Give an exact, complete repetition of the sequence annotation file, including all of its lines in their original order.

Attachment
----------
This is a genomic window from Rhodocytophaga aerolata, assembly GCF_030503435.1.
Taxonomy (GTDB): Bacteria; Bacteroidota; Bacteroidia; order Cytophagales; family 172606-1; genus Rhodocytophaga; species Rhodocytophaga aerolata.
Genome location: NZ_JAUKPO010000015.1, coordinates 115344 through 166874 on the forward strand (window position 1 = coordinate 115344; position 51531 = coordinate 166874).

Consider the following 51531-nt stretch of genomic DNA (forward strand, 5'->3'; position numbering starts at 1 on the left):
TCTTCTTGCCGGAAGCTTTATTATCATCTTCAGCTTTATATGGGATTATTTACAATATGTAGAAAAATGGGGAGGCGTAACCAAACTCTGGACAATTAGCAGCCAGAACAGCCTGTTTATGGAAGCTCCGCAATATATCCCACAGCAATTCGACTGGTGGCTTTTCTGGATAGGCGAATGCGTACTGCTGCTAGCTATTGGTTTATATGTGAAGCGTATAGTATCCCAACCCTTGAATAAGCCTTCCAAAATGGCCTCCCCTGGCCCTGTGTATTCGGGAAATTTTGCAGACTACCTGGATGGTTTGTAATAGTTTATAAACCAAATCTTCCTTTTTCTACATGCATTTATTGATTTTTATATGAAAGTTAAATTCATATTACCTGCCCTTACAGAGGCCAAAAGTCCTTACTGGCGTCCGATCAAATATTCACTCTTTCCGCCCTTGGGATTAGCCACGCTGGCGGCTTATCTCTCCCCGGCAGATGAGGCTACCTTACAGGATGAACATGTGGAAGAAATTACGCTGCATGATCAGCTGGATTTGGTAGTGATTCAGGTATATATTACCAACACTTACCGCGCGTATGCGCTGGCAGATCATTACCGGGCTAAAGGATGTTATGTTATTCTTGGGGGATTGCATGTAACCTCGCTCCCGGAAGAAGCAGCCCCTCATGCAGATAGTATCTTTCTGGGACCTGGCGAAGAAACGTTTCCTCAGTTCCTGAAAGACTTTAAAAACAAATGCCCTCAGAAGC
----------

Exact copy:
This is a genomic window from Rhodocytophaga aerolata, assembly GCF_030503435.1.
Taxonomy (GTDB): Bacteria; Bacteroidota; Bacteroidia; order Cytophagales; family 172606-1; genus Rhodocytophaga; species Rhodocytophaga aerolata.
Genome location: NZ_JAUKPO010000015.1, coordinates 115344 through 166874 on the forward strand (window position 1 = coordinate 115344; position 51531 = coordinate 166874).

Consider the following 51531-nt stretch of genomic DNA (forward strand, 5'->3'; position numbering starts at 1 on the left):
TCTTCTTGCCGGAAGCTTTATTATCATCTTCAGCTTTATATGGGATTATTTACAATATGTAGAAAAATGGGGAGGCGTAACCAAACTCTGGACAATTAGCAGCCAGAACAGCCTGTTTATGGAAGCTCCGCAATATATCCCACAGCAATTCGACTGGTGGCTTTTCTGGATAGGCGAATGCGTACTGCTGCTAGCTATTGGTTTATATGTGAAGCGTATAGTATCCCAACCCTTGAATAAGCCTTCCAAAATGGCCTCCCCTGGCCCTGTGTATTCGGGAAATTTTGCAGACTACCTGGATGGTTTGTAATAGTTTATAAACCAAATCTTCCTTTTTCTACATGCATTTATTGATTTTTATATGAAAGTTAAATTCATATTACCTGCCCTTACAGAGGCCAAAAGTCCTTACTGGCGTCCGATCAAATATTCACTCTTTCCGCCCTTGGGATTAGCCACGCTGGCGGCTTATCTCTCCCCGGCAGATGAGGCTACCTTACAGGATGAACATGTGGAAGAAATTACGCTGCATGATCAGCTGGATTTGGTAGTGATTCAGGTATATATTACCAACACTTACCGCGCGTATGCGCTGGCAGATCATTACCGGGCTAAAGGATGTTATGTTATTCTTGGGGGATTGCATGTAACCTCGCTCCCGGAAGAAGCAGCCCCTCATGCAGATAGTATCTTTCTGGGACCTGGCGAAGAAACGTTTCCTCAGTTCCTGAAAGACTTTAAAAACAAATGCCCTCAGAAGC